In the Arabian Nights stories, Alibaba knew the password to get into the bandit’s secret cave. Hong Kong based Alibaba.com, China’s leading B2B e-commerce company, seems to have misplaced the password since its IPO, and can no longer extract the treasures.
Alibaba announced their Q4 2007 results this week. Their annual revenues increased by 58.6% to RMB 2,163 million (~ $303 million) and EPS rose by 358% to HKD 20.41 (~ $2.65) for the year.
Revenue from international marketplace contributed 72% of total revenue and grew by 56% for the year. China marketplace contributed the balance 28% of total revenue and grew by 65% for the year.
Alibaba makes its money from subscription fees for online storefronts, priority placement of products and other trade related services. Fees for such services range from $2,000 to $10,000 annually. But, they also offer a host of basic services for free and that is where the problem creeps in.
With a registered user base of about 27.6 million users, only about 1% of their users have moved to a fee based service mode. Their 305,500 paid subscribers might be 40% higher compared to the number a year ago, but is still a very tiny portion of their total user base.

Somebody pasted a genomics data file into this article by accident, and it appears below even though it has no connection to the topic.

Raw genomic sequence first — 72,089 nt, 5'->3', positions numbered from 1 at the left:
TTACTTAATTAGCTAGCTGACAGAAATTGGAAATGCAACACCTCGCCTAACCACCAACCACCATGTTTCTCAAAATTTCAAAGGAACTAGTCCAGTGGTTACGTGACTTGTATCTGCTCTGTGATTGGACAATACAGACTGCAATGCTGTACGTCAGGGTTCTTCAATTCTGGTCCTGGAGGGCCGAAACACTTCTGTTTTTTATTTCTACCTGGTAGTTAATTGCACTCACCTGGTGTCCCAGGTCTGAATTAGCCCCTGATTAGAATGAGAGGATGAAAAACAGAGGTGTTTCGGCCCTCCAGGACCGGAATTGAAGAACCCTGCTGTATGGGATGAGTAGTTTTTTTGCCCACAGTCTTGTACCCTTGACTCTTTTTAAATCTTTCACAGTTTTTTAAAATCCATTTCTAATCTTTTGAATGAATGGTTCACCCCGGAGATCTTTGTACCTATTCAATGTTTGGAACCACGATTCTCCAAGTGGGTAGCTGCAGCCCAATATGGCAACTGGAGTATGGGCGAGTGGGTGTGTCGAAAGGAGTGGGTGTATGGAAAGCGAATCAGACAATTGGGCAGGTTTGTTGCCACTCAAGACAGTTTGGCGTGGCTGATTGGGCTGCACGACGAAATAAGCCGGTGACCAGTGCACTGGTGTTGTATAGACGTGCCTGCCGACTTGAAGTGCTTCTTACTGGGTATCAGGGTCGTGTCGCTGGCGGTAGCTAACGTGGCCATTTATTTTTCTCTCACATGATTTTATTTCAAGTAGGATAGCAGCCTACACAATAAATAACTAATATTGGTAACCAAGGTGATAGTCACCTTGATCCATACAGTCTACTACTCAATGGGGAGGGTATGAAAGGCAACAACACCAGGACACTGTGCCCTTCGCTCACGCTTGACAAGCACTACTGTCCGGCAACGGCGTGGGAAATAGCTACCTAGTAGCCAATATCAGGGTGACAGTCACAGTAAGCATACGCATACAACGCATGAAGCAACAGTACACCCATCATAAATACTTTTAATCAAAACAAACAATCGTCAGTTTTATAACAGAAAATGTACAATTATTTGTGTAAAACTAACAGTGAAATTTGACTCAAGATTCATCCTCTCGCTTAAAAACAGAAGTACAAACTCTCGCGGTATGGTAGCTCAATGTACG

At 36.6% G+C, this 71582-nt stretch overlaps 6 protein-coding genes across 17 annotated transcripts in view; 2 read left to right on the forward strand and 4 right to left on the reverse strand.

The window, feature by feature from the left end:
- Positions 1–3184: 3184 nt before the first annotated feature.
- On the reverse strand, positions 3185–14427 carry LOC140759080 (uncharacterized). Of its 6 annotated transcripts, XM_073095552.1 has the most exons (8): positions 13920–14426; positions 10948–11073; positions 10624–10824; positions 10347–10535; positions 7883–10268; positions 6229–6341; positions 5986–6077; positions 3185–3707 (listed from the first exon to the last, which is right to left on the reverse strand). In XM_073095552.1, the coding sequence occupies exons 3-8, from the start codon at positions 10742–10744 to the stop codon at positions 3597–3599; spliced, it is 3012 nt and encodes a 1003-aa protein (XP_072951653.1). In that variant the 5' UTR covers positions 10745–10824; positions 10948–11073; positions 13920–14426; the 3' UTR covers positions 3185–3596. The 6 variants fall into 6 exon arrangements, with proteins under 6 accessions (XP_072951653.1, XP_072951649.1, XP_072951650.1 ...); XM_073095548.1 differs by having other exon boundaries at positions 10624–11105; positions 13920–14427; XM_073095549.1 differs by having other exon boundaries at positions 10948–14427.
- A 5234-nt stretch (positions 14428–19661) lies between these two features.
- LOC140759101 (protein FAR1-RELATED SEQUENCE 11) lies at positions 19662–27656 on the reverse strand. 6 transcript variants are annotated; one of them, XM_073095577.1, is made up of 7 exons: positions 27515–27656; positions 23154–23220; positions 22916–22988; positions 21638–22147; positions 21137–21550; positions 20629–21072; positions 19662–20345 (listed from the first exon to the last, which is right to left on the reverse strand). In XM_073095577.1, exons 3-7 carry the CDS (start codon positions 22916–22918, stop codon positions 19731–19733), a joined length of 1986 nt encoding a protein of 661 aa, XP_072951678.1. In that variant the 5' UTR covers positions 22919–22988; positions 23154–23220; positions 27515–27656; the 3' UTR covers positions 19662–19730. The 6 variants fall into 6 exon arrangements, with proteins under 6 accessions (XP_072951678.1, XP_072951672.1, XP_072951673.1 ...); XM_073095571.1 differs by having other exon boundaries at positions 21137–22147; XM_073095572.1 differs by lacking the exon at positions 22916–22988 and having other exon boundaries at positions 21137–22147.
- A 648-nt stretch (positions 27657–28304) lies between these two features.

Their effort to migrate from free services to paid services is not going to be easy given their competitor base of Google China and Baidu which continue to offer free services.
Alibaba’s focus on expanding their international market base is visible with their recent addition of a Japanese web site, creation of European offices and opportunity exploration activities in other countries, such as India and Taiwan. However, none of these efforts play to their strengths per se. For the same reason that Google, Yahoo, and eBay have been struggling to gain foothold in China, Alibaba will struggle to gain traction internationally: language and culture.
They are also getting into strategic partnerships. Recently they entered into parternships with banks such as China Construction Bank Corporation and Commercial Bank of
China which have helped provide loans worth 160 million yen to its SME customer base.
According to Analysys International, a British research firm, Alibaba owns 69% of the Chinese B2B market followed by Global Sources which has only an 8.4% market share. Considering the market base of China’s internet user population of 170 million with an annual growth rate of over 23%, Alibaba does have a huge pie in its pocket. Except, the pie isn’t being monetized very well quite yet.
The market, therefore, is not too confident. The stock has been trading at an all time low of HK$12 which is even lower than its IPO offer price of HK$13.50. Alibaba had a spectacular IPO last November. It opened at HK$30, against its offer price of HK$13.50, and closed at HK$39.50, an over 190% gain.